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Warren Says Southwest Airline Failures Show Need for Stronger Antitrust Law

Airline mergers have been a “disaster” for customers, Warren said.

Travelers search for their luggage at the Southwest Airlines Baggage Claim at Midway Airport on December 27, 2022, in Chicago, Illinois.

As Southwest Airlines undergoes a crisis, having canceled thousands of flights over the past few days, Sen. Elizabeth Warren (D-Massachusetts) is saying that lax antitrust enforcement over the past decades is partially to blame for the problem.

On Tuesday, Warren said on Twitter that airline mergers have been a “disaster” for consumers and called for regulators to focus on increasing competition in the industry.

“Consolidation in the airline industry has been a disaster for Americans left with fewer choices and higher prices. [Southwest]’s cancellations are the latest example,” she wrote. “[The Department of Transportation] should use its antitrust tools to protect fliers, starting with blocking the [JetBlue-Spirit Airlines] merger.”

Over the course of Monday and Tuesday, Southwest canceled over 5,000 flights, including 60 percent of its scheduled flights for Tuesday and Wednesday. Though all airlines have struggled with the cold temperatures that swept the U.S. this weekend, the Southwest cancellations make up a majority of all flight cancellations over the past few days.

Southwest workers say that poor management and refusal to update systems is to blame, and that the company has treated its workers poorly through the cancellations. “The way Southwest Airlines has treated its flight crews can only be termed ‘despicable,’” said Lyn Montgomery, TWU Local 556, per CBS.

“We know the demands of holiday travel. We know winter storms. And believe me, we know about stepping up and putting in long work hours when we are called to do so; we are flight attendants,” Montgomery continued. “But at this point, the many years of failure by management, despite many unions’ demands to modernize, has left flight attendants fatigued, stranded, hungry and cold — on Christmas!”

Many consumers had little choice but to book Southwest for their holiday travel; American Airlines, Delta, United and Southwest make up 80 percent of passenger air traffic in the States, thanks to mergers over the past decades that have left four major airline companies remaining.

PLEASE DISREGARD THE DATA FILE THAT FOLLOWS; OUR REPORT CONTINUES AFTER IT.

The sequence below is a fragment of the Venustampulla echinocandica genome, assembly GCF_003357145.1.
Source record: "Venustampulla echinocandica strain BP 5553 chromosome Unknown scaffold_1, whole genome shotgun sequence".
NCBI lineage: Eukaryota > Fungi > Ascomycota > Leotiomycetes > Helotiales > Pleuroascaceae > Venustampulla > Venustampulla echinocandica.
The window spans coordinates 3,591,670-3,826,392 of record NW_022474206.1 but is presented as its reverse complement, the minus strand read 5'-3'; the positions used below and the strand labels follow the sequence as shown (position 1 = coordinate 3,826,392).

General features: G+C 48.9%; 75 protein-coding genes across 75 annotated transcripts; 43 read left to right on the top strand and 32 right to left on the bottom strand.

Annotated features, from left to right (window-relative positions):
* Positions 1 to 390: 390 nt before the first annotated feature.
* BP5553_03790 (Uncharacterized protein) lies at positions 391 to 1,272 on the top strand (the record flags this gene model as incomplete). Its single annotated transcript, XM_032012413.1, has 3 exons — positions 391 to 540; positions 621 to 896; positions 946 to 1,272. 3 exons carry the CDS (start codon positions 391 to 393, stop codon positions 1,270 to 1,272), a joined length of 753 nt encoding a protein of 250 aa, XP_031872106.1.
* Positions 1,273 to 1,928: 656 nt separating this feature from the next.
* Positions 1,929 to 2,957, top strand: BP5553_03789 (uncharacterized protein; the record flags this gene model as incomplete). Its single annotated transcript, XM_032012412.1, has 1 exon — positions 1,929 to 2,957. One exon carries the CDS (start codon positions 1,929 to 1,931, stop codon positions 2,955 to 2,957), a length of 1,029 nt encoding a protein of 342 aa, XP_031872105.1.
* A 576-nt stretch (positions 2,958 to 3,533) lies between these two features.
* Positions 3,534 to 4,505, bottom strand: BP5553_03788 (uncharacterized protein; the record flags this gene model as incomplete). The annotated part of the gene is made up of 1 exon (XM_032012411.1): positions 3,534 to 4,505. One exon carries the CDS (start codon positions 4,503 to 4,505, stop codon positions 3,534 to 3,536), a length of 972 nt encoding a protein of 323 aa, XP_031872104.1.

Historically, such mergers have meant worse outcomes for passengers, with airlines more likely to lose baggage as they undergo a merger. A proposed merger between Spirit and JetBlue could mean even less competition in the airline industry. If federal regulators allow the $7.6 billion deal that was proposed earlier this year to go through, it would create the fifth-largest airline in the U.S.

This could lead to increased prices for customers, experts say, as Spirit’s typically low prices — to compensate for a worsened flying experience — would go up as a result of the deal. And yet, even as airlines jacked up prices this year far higher than inflation rates and as airlines have carried out mass cancellations and shorted customers of refunds, federal regulators have done little to rein in the industry to protect travelers.

Warren has previously urged the Department of Transportation to block the Spirit-JetBlue deal. In a letter to Transportation Secretary Pete Buttigieg in September, Warren said that the agency should block the deal in the public interest, pointing out that the elimination of a low-cost carrier like Spirit could cause prices to further rise across the board.

“Today, the four largest airlines — American, Southwest, Delta, and United — control 80 percent of the domestic market, more than at any point in the modern history of commercial aviation,” she wrote. “This dominance has been achieved not primarily by offering better, more reliable service to passengers at lower fares but instead through a series of airline mega-mergers that have reduced service quality and increased fares.”